‘Overlooked and forgotten’
Hillman started Lofty Hopes with her daughter, Cheyane Frankenberg, 30, in late 2018. A former hospice care worker, Hillman had to go on disability about seven years ago because of a back injury and seizures. She knew she’d wanted to do some kind of animal rescue, and she was drawn to pigeons because she sees them as underdogs.
“Pigeons are really overlooked and forgotten,” Hillman said. She noted that they delivered messages to American soldiers on World War I battlefields. “They remind me a lot of homeless people in the sense that so many of them were also war veterans and now people treat them as a nuisance rather than with kindness.”
What began with Frankenberg and Hillman nursing two baby pigeons back to health on their kitchen table quickly grew into a full-scale operation, with an intake system for rescues, six volunteers and about 250 pigeons housed at Lofty Hopes’ headquarters: the first floor of the pair’s two-story apartment.
Lofty Hopes also has two paid employees, Frankenberg’s daughters, Scarlette 9, and Violette, 7. They get $1 per day.
“They clean cages, help feed the animals and even know how to wrap a broken wing,” said Frankenberg, who works as a cat care manager at the Nevada Society for the Prevention of Cruelty to Animals.
Hillman and her daughter knew very little about pigeon rescue and rehabilitation when they started out; they learned through other rescue organizations, their veterinarian, and trial and error.
Most of the pigeons are housed in cat carriers, stacked floor to ceiling against the walls. An index card with information about each bird, including its name, where it was found and its injuries, hangs from each makeshift cage. The birds’ ailments include malnutrition, broken wings and “string foot,” a condition in which string, wire or hair gets caught on the pigeon’s feet, cutting off circulation to its toes.
On the patio are four aviaries housing pigeons that have recovered and will soon be released at a volunteer’s home an hour outside Las Vegas; pigeons with permanent injuries are taken to a sanctuary in Phoenix.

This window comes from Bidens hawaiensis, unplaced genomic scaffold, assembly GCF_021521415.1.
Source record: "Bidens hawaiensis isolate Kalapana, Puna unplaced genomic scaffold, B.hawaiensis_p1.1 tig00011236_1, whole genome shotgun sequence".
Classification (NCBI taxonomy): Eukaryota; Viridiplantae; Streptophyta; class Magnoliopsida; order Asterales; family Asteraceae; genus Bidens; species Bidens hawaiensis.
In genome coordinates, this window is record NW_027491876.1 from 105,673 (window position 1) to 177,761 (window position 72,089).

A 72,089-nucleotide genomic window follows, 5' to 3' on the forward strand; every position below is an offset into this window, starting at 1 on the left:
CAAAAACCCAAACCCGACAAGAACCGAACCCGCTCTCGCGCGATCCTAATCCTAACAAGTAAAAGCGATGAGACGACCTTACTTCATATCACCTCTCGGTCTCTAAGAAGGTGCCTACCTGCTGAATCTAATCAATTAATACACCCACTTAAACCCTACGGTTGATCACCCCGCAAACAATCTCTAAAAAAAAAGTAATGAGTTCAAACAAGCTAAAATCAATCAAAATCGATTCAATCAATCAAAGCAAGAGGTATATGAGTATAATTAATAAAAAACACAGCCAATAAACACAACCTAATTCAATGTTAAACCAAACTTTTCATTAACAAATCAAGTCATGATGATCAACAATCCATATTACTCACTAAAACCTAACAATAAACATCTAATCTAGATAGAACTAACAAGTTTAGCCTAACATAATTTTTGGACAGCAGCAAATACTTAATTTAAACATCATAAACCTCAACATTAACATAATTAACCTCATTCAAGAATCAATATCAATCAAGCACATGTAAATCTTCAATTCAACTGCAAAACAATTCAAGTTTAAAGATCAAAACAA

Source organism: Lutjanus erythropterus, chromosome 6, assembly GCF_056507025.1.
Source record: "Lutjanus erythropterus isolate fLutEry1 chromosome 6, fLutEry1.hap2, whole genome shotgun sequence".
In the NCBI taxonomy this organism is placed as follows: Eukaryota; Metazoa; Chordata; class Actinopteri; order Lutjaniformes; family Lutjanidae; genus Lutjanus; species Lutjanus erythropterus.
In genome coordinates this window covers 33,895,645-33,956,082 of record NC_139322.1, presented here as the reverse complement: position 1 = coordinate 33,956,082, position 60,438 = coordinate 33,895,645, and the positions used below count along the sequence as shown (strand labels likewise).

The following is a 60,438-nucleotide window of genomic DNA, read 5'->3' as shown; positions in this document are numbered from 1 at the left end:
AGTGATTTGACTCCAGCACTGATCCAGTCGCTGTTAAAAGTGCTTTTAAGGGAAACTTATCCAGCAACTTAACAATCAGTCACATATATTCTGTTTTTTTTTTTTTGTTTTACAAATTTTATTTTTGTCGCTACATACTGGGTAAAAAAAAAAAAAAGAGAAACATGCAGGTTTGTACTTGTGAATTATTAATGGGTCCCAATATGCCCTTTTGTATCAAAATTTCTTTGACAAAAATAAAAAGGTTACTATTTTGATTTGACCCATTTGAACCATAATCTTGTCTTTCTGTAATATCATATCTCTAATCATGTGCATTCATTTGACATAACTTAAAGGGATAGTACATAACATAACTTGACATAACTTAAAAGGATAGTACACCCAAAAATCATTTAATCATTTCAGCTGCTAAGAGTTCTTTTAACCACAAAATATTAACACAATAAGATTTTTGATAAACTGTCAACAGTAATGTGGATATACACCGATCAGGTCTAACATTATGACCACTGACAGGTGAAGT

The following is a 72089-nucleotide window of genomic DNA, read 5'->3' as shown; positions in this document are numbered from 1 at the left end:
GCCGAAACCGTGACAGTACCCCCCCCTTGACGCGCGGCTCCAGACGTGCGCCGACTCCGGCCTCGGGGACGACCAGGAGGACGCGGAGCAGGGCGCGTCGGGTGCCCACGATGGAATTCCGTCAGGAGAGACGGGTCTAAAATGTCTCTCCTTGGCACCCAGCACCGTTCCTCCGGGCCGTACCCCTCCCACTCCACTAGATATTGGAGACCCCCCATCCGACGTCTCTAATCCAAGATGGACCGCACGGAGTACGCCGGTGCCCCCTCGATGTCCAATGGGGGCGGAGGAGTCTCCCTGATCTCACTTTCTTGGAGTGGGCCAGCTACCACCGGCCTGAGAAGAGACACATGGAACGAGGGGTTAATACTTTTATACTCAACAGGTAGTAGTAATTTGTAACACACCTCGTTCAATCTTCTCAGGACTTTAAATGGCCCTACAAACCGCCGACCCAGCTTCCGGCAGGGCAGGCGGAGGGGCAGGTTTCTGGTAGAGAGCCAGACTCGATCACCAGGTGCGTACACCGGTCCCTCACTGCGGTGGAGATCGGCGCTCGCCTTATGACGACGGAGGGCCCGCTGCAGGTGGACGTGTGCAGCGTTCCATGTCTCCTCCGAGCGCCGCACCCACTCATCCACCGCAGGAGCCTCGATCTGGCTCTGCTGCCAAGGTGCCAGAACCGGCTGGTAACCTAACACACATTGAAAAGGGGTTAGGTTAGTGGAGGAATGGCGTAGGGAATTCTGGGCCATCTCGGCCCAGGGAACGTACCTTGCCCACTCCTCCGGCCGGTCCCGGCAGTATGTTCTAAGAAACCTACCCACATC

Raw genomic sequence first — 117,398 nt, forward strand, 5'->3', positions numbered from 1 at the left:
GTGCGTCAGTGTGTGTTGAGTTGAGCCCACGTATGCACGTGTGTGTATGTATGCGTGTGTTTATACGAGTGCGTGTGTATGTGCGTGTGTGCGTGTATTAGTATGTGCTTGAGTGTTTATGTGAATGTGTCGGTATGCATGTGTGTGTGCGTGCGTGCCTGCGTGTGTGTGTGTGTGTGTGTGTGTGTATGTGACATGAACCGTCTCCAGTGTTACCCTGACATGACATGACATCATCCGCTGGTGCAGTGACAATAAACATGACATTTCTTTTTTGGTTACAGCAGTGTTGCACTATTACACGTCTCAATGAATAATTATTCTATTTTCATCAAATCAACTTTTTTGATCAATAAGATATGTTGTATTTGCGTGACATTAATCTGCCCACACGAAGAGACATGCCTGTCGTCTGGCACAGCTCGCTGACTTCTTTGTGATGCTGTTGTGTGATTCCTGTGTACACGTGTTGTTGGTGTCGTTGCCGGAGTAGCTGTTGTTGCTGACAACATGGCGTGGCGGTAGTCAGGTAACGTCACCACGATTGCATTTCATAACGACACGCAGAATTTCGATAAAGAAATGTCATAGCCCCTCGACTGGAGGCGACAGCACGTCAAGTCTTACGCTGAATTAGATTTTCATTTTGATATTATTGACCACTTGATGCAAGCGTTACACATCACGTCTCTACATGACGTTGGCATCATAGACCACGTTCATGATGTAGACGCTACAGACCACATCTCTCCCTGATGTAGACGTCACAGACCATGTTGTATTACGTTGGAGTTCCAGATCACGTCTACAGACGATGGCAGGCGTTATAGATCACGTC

As word spread, Lofty Hopes also began taking in other animals from shelters that had run out of space. The apartment is home to two parrots, a duck, a chicken, a quail, a rabbit, guinea pigs, two iguanas and a chinchilla.
Even with care, not all the pigeons can be saved. Billie the Pidge, the second cowboy hat pigeon captured, died this month. Hillman said he appeared sick as soon as he was captured.
The organization’s resources have been stretched thin lately with the addition of daily stakeouts for Coolamity Jane. “But who else is going to do it?” Hillman said. “Not that many people care about pigeons.”
‘She’s out there’
Just before 8 a.m. during the recent Friday stakeout, Hillman spotted a flock of birds perched on a rooftop and thought Coolamity was with them. She rushed to get a closer look, but it was a false alarm.
“I’m just seeing pigeons in cowboy hats all the time now,” she joked, walking back to the van.
Hillman has come close to trapping Coolamity several times, but she said the bird has learned to walk around the trap to find bits of food, rather than underneath it. Hillman has tried setting up her trap in different parts of the parking lot or moving her car — which she believes the bird now recognizes — but she worries Coolamity has become wise to her tactics. She sees the bird, still wearing the cowboy hat, now faded to pink, every few days.
By about 12:30 p.m., the flock that often accompanies Coolamity had come and gone twice. Coolamity was nowhere in sight. Hillman decided to pack up the trap and call it a day.
“She got me again,” Hillman said as she placed her gear in the van. But Hillman said she would be back the next day. “She’s out there and I’m going to find her.”